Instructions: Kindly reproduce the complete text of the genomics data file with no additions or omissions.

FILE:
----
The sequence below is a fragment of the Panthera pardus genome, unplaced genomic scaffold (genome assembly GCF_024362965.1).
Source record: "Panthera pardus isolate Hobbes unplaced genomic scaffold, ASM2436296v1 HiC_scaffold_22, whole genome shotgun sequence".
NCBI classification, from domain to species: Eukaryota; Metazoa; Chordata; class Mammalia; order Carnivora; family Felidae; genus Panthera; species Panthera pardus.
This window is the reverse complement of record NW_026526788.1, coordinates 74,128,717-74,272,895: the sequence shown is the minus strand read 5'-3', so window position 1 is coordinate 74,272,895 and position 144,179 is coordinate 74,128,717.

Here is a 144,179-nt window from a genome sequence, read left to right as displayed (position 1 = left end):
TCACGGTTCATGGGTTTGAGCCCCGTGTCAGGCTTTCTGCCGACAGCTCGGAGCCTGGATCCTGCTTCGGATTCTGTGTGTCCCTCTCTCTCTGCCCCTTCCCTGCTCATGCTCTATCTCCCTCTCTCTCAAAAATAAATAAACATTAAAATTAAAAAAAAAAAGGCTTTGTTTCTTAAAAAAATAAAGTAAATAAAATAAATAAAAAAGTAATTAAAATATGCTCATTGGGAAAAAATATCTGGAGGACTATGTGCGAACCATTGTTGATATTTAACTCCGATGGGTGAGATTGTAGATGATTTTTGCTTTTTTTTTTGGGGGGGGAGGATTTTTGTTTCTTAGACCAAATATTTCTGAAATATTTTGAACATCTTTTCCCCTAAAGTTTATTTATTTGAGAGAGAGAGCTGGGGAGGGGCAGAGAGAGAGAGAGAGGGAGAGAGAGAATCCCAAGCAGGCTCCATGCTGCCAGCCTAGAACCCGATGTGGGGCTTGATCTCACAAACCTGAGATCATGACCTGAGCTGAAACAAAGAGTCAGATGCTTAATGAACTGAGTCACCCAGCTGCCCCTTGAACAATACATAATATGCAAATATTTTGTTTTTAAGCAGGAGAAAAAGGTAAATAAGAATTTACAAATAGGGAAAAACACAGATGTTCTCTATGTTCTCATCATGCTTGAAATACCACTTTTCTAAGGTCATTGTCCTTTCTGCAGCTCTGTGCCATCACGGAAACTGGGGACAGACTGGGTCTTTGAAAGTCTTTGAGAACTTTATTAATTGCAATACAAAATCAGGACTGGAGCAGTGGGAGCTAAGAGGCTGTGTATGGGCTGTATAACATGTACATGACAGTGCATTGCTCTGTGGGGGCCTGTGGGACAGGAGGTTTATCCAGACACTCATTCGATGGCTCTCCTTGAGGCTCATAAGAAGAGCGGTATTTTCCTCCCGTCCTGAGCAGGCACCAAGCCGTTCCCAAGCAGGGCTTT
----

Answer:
The sequence below is a fragment of the Panthera pardus genome, unplaced genomic scaffold (genome assembly GCF_024362965.1).
Source record: "Panthera pardus isolate Hobbes unplaced genomic scaffold, ASM2436296v1 HiC_scaffold_22, whole genome shotgun sequence".
NCBI classification, from domain to species: Eukaryota; Metazoa; Chordata; class Mammalia; order Carnivora; family Felidae; genus Panthera; species Panthera pardus.
This window is the reverse complement of record NW_026526788.1, coordinates 74,128,717-74,272,895: the sequence shown is the minus strand read 5'-3', so window position 1 is coordinate 74,272,895 and position 144,179 is coordinate 74,128,717.

Here is a 144,179-nt window from a genome sequence, read left to right as displayed (position 1 = left end):
TCACGGTTCATGGGTTTGAGCCCCGTGTCAGGCTTTCTGCCGACAGCTCGGAGCCTGGATCCTGCTTCGGATTCTGTGTGTCCCTCTCTCTCTGCCCCTTCCCTGCTCATGCTCTATCTCCCTCTCTCTCAAAAATAAATAAACATTAAAATTAAAAAAAAAAAGGCTTTGTTTCTTAAAAAAATAAAGTAAATAAAATAAATAAAAAAGTAATTAAAATATGCTCATTGGGAAAAAATATCTGGAGGACTATGTGCGAACCATTGTTGATATTTAACTCCGATGGGTGAGATTGTAGATGATTTTTGCTTTTTTTTTTGGGGGGGGAGGATTTTTGTTTCTTAGACCAAATATTTCTGAAATATTTTGAACATCTTTTCCCCTAAAGTTTATTTATTTGAGAGAGAGAGCTGGGGAGGGGCAGAGAGAGAGAGAGAGGGAGAGAGAGAATCCCAAGCAGGCTCCATGCTGCCAGCCTAGAACCCGATGTGGGGCTTGATCTCACAAACCTGAGATCATGACCTGAGCTGAAACAAAGAGTCAGATGCTTAATGAACTGAGTCACCCAGCTGCCCCTTGAACAATACATAATATGCAAATATTTTGTTTTTAAGCAGGAGAAAAAGGTAAATAAGAATTTACAAATAGGGAAAAACACAGATGTTCTCTATGTTCTCATCATGCTTGAAATACCACTTTTCTAAGGTCATTGTCCTTTCTGCAGCTCTGTGCCATCACGGAAACTGGGGACAGACTGGGTCTTTGAAAGTCTTTGAGAACTTTATTAATTGCAATACAAAATCAGGACTGGAGCAGTGGGAGCTAAGAGGCTGTGTATGGGCTGTATAACATGTACATGACAGTGCATTGCTCTGTGGGGGCCTGTGGGACAGGAGGTTTATCCAGACACTCATTCGATGGCTCTCCTTGAGGCTCATAAGAAGAGCGGTATTTTCCTCCCGTCCTGAGCAGGCACCAAGCCGTTCCCAAGCAGGGCTTT